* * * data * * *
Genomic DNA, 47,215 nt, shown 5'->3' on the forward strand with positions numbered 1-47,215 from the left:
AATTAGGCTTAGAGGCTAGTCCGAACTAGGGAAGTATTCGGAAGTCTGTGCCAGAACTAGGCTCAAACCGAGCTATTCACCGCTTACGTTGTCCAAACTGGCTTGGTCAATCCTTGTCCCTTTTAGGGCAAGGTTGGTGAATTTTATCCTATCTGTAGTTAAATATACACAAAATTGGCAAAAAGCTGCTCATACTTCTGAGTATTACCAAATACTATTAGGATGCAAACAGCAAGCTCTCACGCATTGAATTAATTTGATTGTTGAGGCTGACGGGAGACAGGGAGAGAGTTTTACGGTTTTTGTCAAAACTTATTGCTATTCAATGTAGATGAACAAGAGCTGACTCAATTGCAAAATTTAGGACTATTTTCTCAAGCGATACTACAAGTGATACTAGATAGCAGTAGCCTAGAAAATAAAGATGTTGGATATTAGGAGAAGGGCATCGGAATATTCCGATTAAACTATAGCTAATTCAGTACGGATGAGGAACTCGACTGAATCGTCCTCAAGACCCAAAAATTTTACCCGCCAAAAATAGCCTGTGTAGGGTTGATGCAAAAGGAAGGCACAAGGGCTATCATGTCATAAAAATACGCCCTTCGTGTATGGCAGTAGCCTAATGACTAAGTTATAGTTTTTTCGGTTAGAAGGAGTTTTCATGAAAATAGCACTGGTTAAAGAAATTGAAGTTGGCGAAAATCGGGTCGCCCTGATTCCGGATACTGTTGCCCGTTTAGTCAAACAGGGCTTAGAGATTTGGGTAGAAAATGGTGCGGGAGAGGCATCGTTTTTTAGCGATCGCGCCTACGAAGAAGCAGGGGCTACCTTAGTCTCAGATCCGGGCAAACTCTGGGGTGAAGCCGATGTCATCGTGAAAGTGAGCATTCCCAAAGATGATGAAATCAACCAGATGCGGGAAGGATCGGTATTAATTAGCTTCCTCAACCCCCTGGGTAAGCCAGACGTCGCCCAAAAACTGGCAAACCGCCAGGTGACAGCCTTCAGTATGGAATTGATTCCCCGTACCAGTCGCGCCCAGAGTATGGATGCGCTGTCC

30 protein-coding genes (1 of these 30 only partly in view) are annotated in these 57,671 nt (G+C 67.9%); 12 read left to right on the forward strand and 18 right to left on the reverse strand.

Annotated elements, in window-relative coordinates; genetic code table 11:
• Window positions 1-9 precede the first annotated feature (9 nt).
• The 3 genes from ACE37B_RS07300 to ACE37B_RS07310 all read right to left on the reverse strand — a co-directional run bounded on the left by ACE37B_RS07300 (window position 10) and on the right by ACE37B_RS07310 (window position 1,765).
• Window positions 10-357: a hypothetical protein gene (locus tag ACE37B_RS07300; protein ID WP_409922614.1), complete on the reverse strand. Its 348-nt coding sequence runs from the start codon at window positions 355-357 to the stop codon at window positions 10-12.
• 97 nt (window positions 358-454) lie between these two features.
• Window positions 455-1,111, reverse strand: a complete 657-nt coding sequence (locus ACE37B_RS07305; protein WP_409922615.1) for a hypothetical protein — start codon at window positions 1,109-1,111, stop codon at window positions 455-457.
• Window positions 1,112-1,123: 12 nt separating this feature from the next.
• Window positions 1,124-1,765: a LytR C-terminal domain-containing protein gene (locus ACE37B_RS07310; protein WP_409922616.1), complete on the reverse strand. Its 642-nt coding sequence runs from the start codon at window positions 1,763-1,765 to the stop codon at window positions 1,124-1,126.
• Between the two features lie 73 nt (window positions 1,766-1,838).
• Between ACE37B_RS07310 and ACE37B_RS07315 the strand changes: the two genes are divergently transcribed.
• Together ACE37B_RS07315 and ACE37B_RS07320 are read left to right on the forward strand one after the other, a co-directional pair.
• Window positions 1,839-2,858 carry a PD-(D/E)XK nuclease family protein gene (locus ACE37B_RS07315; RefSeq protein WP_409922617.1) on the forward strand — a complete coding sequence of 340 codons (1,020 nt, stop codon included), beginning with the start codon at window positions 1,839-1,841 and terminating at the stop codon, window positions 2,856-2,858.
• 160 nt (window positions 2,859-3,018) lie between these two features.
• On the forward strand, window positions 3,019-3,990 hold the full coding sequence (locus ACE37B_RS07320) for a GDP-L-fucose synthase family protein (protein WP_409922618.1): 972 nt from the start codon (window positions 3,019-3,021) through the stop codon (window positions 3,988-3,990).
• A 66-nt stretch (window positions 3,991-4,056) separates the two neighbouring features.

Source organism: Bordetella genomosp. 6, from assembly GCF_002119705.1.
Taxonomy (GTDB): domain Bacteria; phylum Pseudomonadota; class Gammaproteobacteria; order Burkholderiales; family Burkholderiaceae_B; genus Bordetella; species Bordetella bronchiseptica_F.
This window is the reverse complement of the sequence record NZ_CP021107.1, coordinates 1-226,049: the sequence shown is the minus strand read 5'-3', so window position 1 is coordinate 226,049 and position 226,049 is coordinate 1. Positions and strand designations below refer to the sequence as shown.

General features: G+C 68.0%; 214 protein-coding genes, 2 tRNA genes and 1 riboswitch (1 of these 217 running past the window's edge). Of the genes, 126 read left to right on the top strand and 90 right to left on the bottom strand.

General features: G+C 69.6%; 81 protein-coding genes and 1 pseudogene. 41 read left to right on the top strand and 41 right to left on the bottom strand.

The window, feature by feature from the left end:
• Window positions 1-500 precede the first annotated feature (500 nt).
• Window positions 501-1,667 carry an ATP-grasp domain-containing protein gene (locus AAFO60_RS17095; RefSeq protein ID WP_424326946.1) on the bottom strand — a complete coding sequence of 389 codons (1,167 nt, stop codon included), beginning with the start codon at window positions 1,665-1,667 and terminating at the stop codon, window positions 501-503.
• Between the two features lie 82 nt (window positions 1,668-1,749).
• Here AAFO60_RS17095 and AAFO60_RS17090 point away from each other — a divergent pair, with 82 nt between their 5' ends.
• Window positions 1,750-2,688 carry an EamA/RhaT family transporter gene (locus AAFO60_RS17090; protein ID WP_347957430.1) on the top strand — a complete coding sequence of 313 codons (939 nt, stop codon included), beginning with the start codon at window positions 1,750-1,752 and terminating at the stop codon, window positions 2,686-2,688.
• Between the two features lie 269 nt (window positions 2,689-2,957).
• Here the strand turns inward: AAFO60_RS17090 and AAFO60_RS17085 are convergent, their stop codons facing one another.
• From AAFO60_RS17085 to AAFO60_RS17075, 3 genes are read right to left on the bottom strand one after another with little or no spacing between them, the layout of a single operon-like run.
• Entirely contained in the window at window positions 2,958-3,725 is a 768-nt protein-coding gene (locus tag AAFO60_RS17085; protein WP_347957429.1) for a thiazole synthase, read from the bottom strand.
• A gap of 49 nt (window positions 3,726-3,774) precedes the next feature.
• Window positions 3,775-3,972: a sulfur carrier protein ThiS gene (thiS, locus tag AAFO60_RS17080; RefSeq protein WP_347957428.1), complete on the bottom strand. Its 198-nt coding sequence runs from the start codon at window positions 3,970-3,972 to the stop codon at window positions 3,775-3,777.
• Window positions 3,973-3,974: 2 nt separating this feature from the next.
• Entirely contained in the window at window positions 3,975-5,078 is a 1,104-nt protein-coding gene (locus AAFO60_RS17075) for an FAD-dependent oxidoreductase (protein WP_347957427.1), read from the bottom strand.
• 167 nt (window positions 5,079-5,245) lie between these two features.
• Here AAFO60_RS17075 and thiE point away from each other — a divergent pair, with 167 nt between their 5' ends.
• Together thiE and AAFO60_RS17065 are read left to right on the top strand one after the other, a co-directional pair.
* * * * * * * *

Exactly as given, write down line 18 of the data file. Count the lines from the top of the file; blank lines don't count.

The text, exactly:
• A 66-nt stretch (window positions 3,991-4,056) separates the two neighbouring features.